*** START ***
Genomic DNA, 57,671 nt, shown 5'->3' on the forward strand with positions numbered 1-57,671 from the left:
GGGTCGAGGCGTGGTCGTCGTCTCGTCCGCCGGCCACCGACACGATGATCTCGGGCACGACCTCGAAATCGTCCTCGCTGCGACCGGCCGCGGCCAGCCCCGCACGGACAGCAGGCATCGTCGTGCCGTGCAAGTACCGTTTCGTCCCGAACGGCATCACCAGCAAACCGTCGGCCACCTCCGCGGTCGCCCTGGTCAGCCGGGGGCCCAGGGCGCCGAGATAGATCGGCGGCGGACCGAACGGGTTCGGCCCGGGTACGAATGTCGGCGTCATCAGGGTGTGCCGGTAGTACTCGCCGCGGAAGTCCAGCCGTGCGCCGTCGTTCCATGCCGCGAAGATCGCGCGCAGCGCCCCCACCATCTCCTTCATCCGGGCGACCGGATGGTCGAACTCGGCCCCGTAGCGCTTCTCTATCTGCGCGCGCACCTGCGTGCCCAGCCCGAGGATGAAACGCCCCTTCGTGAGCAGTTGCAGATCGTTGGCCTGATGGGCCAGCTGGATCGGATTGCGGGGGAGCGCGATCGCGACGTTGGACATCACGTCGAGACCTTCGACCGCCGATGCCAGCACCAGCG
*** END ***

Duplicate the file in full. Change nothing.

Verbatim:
Genomic DNA, 57,671 nt, shown 5'->3' on the forward strand with positions numbered 1-57,671 from the left:
GGGTCGAGGCGTGGTCGTCGTCTCGTCCGCCGGCCACCGACACGATGATCTCGGGCACGACCTCGAAATCGTCCTCGCTGCGACCGGCCGCGGCCAGCCCCGCACGGACAGCAGGCATCGTCGTGCCGTGCAAGTACCGTTTCGTCCCGAACGGCATCACCAGCAAACCGTCGGCCACCTCCGCGGTCGCCCTGGTCAGCCGGGGGCCCAGGGCGCCGAGATAGATCGGCGGCGGACCGAACGGGTTCGGCCCGGGTACGAATGTCGGCGTCATCAGGGTGTGCCGGTAGTACTCGCCGCGGAAGTCCAGCCGTGCGCCGTCGTTCCATGCCGCGAAGATCGCGCGCAGCGCCCCCACCATCTCCTTCATCCGGGCGACCGGATGGTCGAACTCGGCCCCGTAGCGCTTCTCTATCTGCGCGCGCACCTGCGTGCCCAGCCCGAGGATGAAACGCCCCTTCGTGAGCAGTTGCAGATCGTTGGCCTGATGGGCCAGCTGGATCGGATTGCGGGGGAGCGCGATCGCGACGTTGGACATCACGTCGAGACCTTCGACCGCCGATGCCAGCACCAGCG